Focus on Police Competence
Three teenage girls convicted of a crime they did not commit would receive money for counselling as part of their total compensation, Justice Minister Phil Goff said yesterday.
He had received a preliminary application for compensation for the teenagers.
"I have made an initial decision that payment should be available for counselling of those young women," he told a committee of MPs.
The state of mind that they were left in after seven months in Mt Eden Prison for a crime they did not commit meant that "we have to try to help them rebuild their lives."
He has appointed Queen's Counsel Kristy McDonald to advise him on compensation. She would determine the degree of innocence and decide what level of compensation should be paid for financial and non-financial losses they suffered.
A spokesman for Mr Goff said the money for counselling would come out of the total compensation package.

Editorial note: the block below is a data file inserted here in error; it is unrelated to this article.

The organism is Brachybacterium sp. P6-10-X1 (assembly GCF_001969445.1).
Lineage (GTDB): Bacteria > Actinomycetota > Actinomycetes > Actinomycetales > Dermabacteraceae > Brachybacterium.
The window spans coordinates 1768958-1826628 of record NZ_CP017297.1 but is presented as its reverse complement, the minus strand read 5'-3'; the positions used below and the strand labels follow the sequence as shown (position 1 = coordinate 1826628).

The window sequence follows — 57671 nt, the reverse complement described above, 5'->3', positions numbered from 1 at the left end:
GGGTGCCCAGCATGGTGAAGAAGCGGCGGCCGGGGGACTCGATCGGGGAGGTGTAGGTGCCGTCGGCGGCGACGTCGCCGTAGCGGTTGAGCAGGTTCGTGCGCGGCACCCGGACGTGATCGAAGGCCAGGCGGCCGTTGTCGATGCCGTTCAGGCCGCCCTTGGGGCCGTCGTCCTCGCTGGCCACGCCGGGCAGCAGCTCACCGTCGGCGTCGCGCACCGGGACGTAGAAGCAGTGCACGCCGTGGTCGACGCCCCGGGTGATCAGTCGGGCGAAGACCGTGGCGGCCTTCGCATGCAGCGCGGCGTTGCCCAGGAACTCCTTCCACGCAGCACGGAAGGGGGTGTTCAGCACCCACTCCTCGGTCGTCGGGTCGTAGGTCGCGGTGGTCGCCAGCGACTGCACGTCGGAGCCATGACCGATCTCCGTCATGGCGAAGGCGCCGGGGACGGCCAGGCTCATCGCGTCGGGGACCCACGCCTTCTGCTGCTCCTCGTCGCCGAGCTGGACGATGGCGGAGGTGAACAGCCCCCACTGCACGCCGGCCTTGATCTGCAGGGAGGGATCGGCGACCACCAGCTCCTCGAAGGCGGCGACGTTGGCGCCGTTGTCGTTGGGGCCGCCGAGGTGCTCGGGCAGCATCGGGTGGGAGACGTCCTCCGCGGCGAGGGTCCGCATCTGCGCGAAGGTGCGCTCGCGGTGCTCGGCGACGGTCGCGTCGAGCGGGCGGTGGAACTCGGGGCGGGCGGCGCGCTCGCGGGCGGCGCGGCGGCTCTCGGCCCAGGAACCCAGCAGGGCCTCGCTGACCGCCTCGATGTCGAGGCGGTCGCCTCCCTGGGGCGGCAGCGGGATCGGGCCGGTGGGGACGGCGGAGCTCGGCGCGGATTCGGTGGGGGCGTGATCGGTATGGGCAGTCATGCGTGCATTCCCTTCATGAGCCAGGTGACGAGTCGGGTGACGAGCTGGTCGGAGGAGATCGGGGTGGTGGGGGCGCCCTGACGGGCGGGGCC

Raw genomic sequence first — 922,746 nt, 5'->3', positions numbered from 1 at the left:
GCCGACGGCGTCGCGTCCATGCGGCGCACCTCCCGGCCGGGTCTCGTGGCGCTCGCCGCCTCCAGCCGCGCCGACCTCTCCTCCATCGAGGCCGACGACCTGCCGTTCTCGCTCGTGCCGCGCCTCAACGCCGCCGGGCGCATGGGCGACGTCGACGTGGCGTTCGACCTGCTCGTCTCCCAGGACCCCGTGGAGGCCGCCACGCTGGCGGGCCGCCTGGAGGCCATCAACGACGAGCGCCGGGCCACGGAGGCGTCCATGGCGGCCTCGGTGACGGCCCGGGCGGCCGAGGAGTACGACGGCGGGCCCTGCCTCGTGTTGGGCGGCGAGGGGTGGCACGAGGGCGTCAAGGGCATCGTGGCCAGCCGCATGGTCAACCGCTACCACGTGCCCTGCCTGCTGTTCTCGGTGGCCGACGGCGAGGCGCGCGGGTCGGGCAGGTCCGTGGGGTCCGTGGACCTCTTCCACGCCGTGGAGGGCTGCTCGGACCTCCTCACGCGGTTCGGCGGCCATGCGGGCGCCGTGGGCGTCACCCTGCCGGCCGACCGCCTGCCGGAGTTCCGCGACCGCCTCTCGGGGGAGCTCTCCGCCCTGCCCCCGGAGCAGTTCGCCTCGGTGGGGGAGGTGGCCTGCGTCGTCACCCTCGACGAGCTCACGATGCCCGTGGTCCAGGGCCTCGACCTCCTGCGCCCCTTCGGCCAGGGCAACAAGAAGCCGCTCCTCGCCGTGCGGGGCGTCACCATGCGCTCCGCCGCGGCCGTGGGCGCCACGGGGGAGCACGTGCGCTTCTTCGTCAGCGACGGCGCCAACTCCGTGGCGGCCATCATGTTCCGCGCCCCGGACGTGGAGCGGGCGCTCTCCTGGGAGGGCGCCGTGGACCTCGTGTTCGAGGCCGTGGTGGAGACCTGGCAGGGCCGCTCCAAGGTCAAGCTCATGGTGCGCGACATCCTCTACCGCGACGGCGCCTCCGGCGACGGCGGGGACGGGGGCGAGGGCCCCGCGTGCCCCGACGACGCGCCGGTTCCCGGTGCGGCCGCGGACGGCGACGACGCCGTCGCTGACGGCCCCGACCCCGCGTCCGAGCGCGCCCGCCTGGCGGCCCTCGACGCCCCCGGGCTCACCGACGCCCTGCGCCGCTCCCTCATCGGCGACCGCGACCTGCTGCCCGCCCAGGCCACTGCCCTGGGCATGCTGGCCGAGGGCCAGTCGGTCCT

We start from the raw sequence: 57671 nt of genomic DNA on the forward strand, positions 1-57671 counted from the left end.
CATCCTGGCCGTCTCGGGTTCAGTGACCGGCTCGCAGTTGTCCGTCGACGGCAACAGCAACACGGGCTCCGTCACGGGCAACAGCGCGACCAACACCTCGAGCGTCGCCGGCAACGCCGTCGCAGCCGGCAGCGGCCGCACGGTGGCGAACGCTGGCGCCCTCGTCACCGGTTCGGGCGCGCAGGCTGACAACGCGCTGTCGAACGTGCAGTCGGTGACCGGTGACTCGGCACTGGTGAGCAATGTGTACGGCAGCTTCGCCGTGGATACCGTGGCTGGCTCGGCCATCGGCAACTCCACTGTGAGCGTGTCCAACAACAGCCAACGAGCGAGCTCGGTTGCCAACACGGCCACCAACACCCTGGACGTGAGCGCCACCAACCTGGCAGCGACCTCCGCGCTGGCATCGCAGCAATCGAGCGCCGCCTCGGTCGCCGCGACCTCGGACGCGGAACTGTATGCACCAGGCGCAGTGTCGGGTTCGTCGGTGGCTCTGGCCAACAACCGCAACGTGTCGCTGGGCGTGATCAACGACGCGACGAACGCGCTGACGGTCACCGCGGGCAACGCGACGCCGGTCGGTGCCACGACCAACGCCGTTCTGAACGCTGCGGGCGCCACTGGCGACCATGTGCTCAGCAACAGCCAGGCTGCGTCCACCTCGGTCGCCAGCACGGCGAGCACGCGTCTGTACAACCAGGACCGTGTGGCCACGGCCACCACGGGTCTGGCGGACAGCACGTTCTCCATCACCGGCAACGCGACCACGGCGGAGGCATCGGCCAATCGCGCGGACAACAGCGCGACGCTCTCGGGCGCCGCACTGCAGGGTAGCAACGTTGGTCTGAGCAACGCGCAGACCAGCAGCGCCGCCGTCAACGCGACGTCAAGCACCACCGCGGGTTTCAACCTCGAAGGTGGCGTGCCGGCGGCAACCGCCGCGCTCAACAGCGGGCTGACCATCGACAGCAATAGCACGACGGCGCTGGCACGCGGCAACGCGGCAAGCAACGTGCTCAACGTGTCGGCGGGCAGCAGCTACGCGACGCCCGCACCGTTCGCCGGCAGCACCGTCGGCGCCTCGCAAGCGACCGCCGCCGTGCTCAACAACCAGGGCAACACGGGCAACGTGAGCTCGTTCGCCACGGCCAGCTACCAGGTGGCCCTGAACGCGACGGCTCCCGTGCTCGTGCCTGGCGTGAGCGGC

Tania Vini, Teangarua (Lucy) Akatere and McCushla Fuataha were wrongfully imprisoned in 1999 after they were convicted of an aggravated robbery in the Auckland suburb of Three Kings.
They were released when an Auckland lawyer and a private investigator persuaded police to reopen their case.
The Court of Appeal later overturned the conviction and offered the girls "sympathy".
Police apologised but the girls' lawyer, Gary Gotlieb, said they deserved compensation, because the time they spent in prison had changed their lives and seriously damaged their education.